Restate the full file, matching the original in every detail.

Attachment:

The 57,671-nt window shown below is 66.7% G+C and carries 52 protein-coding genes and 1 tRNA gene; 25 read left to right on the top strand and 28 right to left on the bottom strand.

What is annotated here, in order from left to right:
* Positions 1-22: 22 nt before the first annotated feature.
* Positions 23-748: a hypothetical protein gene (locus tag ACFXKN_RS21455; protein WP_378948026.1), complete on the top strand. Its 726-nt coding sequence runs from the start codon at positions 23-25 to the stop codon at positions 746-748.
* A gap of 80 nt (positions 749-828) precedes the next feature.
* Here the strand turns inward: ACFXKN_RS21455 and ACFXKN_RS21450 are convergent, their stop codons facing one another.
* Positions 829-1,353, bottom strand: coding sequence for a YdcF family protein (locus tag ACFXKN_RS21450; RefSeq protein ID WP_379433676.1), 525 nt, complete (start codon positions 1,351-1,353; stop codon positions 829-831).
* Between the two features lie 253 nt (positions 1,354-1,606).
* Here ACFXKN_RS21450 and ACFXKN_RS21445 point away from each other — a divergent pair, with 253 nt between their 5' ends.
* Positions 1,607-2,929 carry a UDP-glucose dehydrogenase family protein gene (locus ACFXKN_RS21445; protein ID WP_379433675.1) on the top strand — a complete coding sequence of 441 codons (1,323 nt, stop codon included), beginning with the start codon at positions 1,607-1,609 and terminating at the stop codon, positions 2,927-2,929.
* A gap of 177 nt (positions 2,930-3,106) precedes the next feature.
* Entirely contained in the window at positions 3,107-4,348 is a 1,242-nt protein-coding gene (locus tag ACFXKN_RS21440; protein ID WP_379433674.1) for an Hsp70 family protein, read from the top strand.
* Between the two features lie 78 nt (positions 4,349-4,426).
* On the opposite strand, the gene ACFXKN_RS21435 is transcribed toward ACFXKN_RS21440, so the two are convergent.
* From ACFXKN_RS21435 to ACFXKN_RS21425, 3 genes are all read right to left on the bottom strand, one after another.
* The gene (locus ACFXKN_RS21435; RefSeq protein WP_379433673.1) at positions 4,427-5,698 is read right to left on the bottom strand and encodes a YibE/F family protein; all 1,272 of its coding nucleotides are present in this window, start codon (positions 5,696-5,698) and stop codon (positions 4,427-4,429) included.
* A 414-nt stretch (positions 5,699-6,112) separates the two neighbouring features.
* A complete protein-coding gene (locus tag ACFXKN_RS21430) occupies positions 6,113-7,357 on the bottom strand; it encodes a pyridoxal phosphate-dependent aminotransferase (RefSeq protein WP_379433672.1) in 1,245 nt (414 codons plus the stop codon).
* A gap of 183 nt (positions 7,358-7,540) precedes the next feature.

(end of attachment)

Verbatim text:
The 57,671-nt window shown below is 66.7% G+C and carries 52 protein-coding genes and 1 tRNA gene; 25 read left to right on the top strand and 28 right to left on the bottom strand.

What is annotated here, in order from left to right:
* Positions 1-22: 22 nt before the first annotated feature.
* Positions 23-748: a hypothetical protein gene (locus tag ACFXKN_RS21455; protein WP_378948026.1), complete on the top strand. Its 726-nt coding sequence runs from the start codon at positions 23-25 to the stop codon at positions 746-748.
* A gap of 80 nt (positions 749-828) precedes the next feature.
* Here the strand turns inward: ACFXKN_RS21455 and ACFXKN_RS21450 are convergent, their stop codons facing one another.
* Positions 829-1,353, bottom strand: coding sequence for a YdcF family protein (locus tag ACFXKN_RS21450; RefSeq protein ID WP_379433676.1), 525 nt, complete (start codon positions 1,351-1,353; stop codon positions 829-831).
* Between the two features lie 253 nt (positions 1,354-1,606).
* Here ACFXKN_RS21450 and ACFXKN_RS21445 point away from each other — a divergent pair, with 253 nt between their 5' ends.
* Positions 1,607-2,929 carry a UDP-glucose dehydrogenase family protein gene (locus ACFXKN_RS21445; protein ID WP_379433675.1) on the top strand — a complete coding sequence of 441 codons (1,323 nt, stop codon included), beginning with the start codon at positions 1,607-1,609 and terminating at the stop codon, positions 2,927-2,929.
* A gap of 177 nt (positions 2,930-3,106) precedes the next feature.
* Entirely contained in the window at positions 3,107-4,348 is a 1,242-nt protein-coding gene (locus tag ACFXKN_RS21440; protein ID WP_379433674.1) for an Hsp70 family protein, read from the top strand.
* Between the two features lie 78 nt (positions 4,349-4,426).
* On the opposite strand, the gene ACFXKN_RS21435 is transcribed toward ACFXKN_RS21440, so the two are convergent.
* From ACFXKN_RS21435 to ACFXKN_RS21425, 3 genes are all read right to left on the bottom strand, one after another.
* The gene (locus ACFXKN_RS21435; RefSeq protein WP_379433673.1) at positions 4,427-5,698 is read right to left on the bottom strand and encodes a YibE/F family protein; all 1,272 of its coding nucleotides are present in this window, start codon (positions 5,696-5,698) and stop codon (positions 4,427-4,429) included.
* A 414-nt stretch (positions 5,699-6,112) separates the two neighbouring features.
* A complete protein-coding gene (locus tag ACFXKN_RS21430) occupies positions 6,113-7,357 on the bottom strand; it encodes a pyridoxal phosphate-dependent aminotransferase (RefSeq protein WP_379433672.1) in 1,245 nt (414 codons plus the stop codon).
* A gap of 183 nt (positions 7,358-7,540) precedes the next feature.